Ask any trucker and he or she may agree that the trucking industry is often underrated. Think about all the goods and services you use on a daily basis. Without the trucking industry, we wouldn’t have all the essentials and luxuries at our disposal. However, the hardworking and reliable industry as we know it is starting to change and that may affect how and when we get our needs met. In an industry that, for decades, relied on trustworthy and capable drivers, technology is stepping in and taking over some of the responsibility. Here’s how technology could change the trucking industry:
For decades, truckers have been responsible for logging in their hours of service (HOS) on paper and submitting them to the company. Now that electronic logging devices (ELD) will become a mandatory method of logging and replacing paper logs, many seasoned drivers may be looking for another job. The purpose of the ELDs is to not only automatically record accurate HOS, but to monitor engine hours, vehicle movement, miles driven, and location information. With the use of ELDs truckers are less likely to be fatigued and as a result stay safer while on the road, as the HOS will be monitored more closely (whereas some drivers may have taken advantage of the simplicity of paper logging).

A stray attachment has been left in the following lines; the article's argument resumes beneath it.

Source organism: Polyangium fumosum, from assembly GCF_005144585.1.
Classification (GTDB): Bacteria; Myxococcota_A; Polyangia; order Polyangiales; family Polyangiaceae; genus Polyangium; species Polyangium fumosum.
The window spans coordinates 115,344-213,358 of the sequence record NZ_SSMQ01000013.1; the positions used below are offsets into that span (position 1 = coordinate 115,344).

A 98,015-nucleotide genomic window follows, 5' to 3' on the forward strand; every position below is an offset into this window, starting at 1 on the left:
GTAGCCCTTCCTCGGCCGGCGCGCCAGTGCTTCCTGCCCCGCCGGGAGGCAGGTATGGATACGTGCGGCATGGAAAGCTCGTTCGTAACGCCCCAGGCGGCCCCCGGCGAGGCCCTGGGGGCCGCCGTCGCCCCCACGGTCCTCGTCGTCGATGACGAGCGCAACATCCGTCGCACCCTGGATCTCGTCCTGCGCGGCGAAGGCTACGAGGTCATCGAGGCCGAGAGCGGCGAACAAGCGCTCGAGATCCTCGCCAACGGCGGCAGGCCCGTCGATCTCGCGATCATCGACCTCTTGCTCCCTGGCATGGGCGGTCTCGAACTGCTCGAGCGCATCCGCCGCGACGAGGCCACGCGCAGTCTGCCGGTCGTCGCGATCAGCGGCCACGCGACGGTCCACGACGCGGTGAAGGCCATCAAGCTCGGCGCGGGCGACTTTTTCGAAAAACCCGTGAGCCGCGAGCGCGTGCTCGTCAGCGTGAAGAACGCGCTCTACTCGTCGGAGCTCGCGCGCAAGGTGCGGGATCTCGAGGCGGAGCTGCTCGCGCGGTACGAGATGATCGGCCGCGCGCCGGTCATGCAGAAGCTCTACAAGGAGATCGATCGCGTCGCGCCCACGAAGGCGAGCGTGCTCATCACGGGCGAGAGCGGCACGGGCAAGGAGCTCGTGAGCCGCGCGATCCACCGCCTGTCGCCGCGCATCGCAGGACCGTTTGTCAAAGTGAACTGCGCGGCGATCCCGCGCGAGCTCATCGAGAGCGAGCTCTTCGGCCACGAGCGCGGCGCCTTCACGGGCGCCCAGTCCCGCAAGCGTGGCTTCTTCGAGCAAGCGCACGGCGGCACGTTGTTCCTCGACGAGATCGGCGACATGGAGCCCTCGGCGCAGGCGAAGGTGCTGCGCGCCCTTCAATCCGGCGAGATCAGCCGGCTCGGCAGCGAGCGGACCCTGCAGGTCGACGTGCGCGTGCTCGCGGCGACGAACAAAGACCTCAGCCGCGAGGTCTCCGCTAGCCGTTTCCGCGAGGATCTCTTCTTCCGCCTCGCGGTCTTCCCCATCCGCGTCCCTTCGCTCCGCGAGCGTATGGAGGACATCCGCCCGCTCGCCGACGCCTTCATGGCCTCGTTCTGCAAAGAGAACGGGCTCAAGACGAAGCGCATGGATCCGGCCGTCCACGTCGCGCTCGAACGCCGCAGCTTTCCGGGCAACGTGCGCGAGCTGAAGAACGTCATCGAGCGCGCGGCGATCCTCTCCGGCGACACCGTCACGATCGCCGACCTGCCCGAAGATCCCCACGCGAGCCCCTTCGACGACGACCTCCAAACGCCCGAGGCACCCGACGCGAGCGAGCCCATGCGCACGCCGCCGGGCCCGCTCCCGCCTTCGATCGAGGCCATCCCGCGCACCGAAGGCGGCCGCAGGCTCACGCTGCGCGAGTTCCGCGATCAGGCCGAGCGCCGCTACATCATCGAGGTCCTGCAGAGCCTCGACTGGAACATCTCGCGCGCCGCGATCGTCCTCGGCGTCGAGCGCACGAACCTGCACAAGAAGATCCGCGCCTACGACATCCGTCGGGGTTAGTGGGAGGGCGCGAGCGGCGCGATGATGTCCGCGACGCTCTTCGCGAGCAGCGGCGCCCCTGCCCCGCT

Many truckers, facing tight deadlines, may disregard safety and push on through, driving tired or even distracted. According to Samuel L. Davis, truck accident lawyer in New Jersey, of Davis, Saperstein & Salomon, PC, fatigue, distractions, and even reckless driving behaviors, such as speeding, contribute to a significant number of accidents involving large trucks. Despite some of the upset coming from existing drivers, increased safety in the trucking industry means money saved and the continuation of prompt delivery.
In further efforts to make the truck drivers more safe, large trucks are getting a much needed safety makeover. Changes to be expected include antilock braking systems, stability control, lane departure warning, collision avoidance systems, and multiple cameras and sensors. These particular safety features can assist drivers to act more quickly and be more successful in avoiding an accident with smaller vehicles. Cameras, for example, will alert truck drivers of other vehicles who may be following too closely or may be traveling in their blind spots.
What Does Technology Mean for Drivers?
While there’s lots of talk about autonomous trucks in the near future, it’s not going to wipe out drivers just yet. In fact, the trucking industry is facing a significant shortage that needs filling. The technology, itself, is not replacing the drivers, but many existing drivers are stepping away from the industry after the changes and improvements have been made because they don’t know how to use the technology or don’t want to be part of the progress.
As a result of such changes in technology, the trucking industry is likely to see a new generation of drivers who are more tech savvy, however, they may not stick with the industry as long as previous generations of drivers.